Intellectual property theft crippling U.S. business says report

WASHINGTON, D.C.
August 6, 2012 9:02pm
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•  Fraudsters are often based in China

•  ‘Counterfeiting and piracy have become increasingly widespread’


Intellectual property theft is throttling America’s economic growth and the country’s ability to create jobs, says a new report from the Congressional Joint Economic Committee.

The thievery attributed to counterfeiting and piracy is causing significant revenue losses for corporations, consumers and taxpayers, the report says.

“Counterfeiting and piracy have become increasingly widespread, especially from China, hampering innovation and competitiveness and costing America jobs at a time when far too many are looking for work,” says U.S. Sen. Bob Casey, D-Pa., chairman of the Joint Economic Committee. “As our economy continues to recover, we must fight to alleviate roadblocks to growth like IP infringement, so that our businesses grow and create jobs.”

Protecting intellectual property is crucial for protecting and creating American jobs, says the report, noting that IP-intensive industries account for nearly 20 percent of the U.S. workforce and a third of GDP (as of 2010), economic activity that is at risk from theft and cheating. IP-intensive industries have higher wages, contribute more to trade and generate greater sales per employee than non-IP intensive industries.

Not only are jobs and businesses harmed by IP infringement, consumers are put at risk by lower quality counterfeit goods, the report says.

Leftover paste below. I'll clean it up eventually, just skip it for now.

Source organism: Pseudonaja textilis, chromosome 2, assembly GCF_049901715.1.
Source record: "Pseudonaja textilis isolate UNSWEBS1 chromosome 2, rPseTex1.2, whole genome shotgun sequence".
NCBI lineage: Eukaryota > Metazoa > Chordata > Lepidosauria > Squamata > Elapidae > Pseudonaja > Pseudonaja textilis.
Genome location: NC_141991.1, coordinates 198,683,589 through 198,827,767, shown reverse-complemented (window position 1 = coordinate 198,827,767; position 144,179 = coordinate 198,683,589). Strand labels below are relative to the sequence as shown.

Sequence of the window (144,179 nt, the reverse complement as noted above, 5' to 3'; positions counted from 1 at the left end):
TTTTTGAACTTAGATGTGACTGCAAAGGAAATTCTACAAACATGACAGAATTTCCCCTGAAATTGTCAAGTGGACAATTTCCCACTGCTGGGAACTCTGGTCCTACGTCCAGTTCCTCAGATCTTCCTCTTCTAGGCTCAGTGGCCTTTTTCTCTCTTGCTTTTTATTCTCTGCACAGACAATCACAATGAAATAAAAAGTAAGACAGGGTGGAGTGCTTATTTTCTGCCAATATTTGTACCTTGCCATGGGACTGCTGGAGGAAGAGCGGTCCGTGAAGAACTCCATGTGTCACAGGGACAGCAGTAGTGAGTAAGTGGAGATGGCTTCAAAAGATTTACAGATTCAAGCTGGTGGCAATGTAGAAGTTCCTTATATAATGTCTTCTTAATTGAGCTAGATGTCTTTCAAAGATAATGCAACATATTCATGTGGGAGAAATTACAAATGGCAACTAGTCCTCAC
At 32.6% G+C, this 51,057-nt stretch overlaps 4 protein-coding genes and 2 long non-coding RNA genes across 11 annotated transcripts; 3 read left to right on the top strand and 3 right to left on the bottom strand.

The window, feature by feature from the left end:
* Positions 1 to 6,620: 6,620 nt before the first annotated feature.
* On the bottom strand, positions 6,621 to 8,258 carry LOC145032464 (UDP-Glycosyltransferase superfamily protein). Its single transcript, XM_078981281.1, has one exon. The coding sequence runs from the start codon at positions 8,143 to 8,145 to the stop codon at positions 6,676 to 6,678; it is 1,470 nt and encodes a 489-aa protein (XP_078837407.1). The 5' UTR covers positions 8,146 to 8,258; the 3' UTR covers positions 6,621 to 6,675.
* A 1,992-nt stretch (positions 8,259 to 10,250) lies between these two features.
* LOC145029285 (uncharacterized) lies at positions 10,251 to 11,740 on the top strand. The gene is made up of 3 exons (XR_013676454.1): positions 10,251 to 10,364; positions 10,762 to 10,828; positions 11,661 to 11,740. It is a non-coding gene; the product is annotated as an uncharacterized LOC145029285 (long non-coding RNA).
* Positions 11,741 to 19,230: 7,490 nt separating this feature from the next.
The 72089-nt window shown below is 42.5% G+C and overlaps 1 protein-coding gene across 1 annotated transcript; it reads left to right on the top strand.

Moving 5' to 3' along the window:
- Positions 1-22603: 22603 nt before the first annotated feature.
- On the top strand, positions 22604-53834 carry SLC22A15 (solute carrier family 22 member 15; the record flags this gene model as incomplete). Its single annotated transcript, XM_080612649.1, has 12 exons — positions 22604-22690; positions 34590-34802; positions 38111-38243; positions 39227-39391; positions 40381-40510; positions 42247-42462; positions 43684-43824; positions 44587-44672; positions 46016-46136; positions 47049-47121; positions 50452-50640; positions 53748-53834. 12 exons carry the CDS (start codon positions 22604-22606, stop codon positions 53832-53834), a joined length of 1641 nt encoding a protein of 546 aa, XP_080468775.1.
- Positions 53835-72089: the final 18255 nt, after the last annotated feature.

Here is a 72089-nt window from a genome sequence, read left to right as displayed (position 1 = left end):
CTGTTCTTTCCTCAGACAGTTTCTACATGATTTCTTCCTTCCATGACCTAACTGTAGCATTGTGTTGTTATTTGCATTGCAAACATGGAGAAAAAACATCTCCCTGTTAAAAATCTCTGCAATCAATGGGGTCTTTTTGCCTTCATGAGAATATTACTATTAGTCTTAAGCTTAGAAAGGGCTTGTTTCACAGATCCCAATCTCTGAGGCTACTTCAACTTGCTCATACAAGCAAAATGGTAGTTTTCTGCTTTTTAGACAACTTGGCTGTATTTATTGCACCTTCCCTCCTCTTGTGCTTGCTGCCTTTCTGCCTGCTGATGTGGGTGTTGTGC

Some of the counterfeits include medication that could pose potential health and safety risks.

IP theft has risen in recent years, the report finds. The amount of cases investigated by the United States International Trade Commission rose by 80.6 percent in 2010 and 23.2 percent in 2011. While the problem is worldwide, China accounts for the vast majority of pirated goods seized at the U.S. border, says the report.

Small businesses, often said to be the backbone of the nation’s economy, can lack the budget and resources to adequately defend themselves against IP theft or pursue enforcement action against losses, the report notes. While small businesses represent 79 percent of all businesses in the country, only 10.5 percent have issued IP theft complaints.

Resolution of infringement complaints is also hampered by a lengthy process. Nearly one-third of all submitted cases to the U.S. ITC took over a year to resolve, the report says.


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